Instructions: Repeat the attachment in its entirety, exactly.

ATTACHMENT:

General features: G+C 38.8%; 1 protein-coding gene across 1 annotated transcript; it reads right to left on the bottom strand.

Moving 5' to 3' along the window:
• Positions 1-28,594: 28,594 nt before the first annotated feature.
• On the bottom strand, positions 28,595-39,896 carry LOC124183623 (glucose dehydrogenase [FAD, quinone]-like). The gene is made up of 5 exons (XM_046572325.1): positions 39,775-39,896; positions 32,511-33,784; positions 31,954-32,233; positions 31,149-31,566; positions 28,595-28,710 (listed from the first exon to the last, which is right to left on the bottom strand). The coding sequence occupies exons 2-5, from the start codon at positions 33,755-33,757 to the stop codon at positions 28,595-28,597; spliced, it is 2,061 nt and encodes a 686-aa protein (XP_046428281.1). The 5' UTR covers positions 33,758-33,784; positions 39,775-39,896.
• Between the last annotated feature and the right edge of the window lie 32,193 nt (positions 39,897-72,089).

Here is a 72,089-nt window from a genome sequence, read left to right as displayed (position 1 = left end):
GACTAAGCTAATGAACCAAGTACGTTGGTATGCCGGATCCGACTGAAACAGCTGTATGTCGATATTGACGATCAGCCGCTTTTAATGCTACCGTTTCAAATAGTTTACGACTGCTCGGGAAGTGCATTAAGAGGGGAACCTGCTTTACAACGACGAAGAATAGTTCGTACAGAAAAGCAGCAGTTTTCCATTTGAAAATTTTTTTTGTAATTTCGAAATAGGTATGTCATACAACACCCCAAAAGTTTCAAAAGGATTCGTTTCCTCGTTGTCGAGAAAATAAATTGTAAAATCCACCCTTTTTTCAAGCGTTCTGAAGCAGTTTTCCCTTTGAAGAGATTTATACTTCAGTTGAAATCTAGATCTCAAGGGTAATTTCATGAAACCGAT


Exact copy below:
General features: G+C 38.8%; 1 protein-coding gene across 1 annotated transcript; it reads right to left on the bottom strand.

Moving 5' to 3' along the window:
• Positions 1-28,594: 28,594 nt before the first annotated feature.
• On the bottom strand, positions 28,595-39,896 carry LOC124183623 (glucose dehydrogenase [FAD, quinone]-like). The gene is made up of 5 exons (XM_046572325.1): positions 39,775-39,896; positions 32,511-33,784; positions 31,954-32,233; positions 31,149-31,566; positions 28,595-28,710 (listed from the first exon to the last, which is right to left on the bottom strand). The coding sequence occupies exons 2-5, from the start codon at positions 33,755-33,757 to the stop codon at positions 28,595-28,597; spliced, it is 2,061 nt and encodes a 686-aa protein (XP_046428281.1). The 5' UTR covers positions 33,758-33,784; positions 39,775-39,896.
• Between the last annotated feature and the right edge of the window lie 32,193 nt (positions 39,897-72,089).

Here is a 72,089-nt window from a genome sequence, read left to right as displayed (position 1 = left end):
GACTAAGCTAATGAACCAAGTACGTTGGTATGCCGGATCCGACTGAAACAGCTGTATGTCGATATTGACGATCAGCCGCTTTTAATGCTACCGTTTCAAATAGTTTACGACTGCTCGGGAAGTGCATTAAGAGGGGAACCTGCTTTACAACGACGAAGAATAGTTCGTACAGAAAAGCAGCAGTTTTCCATTTGAAAATTTTTTTTGTAATTTCGAAATAGGTATGTCATACAACACCCCAAAAGTTTCAAAAGGATTCGTTTCCTCGTTGTCGAGAAAATAAATTGTAAAATCCACCCTTTTTTCAAGCGTTCTGAAGCAGTTTTCCCTTTGAAGAGATTTATACTTCAGTTGAAATCTAGATCTCAAGGGTAATTTCATGAAACCGAT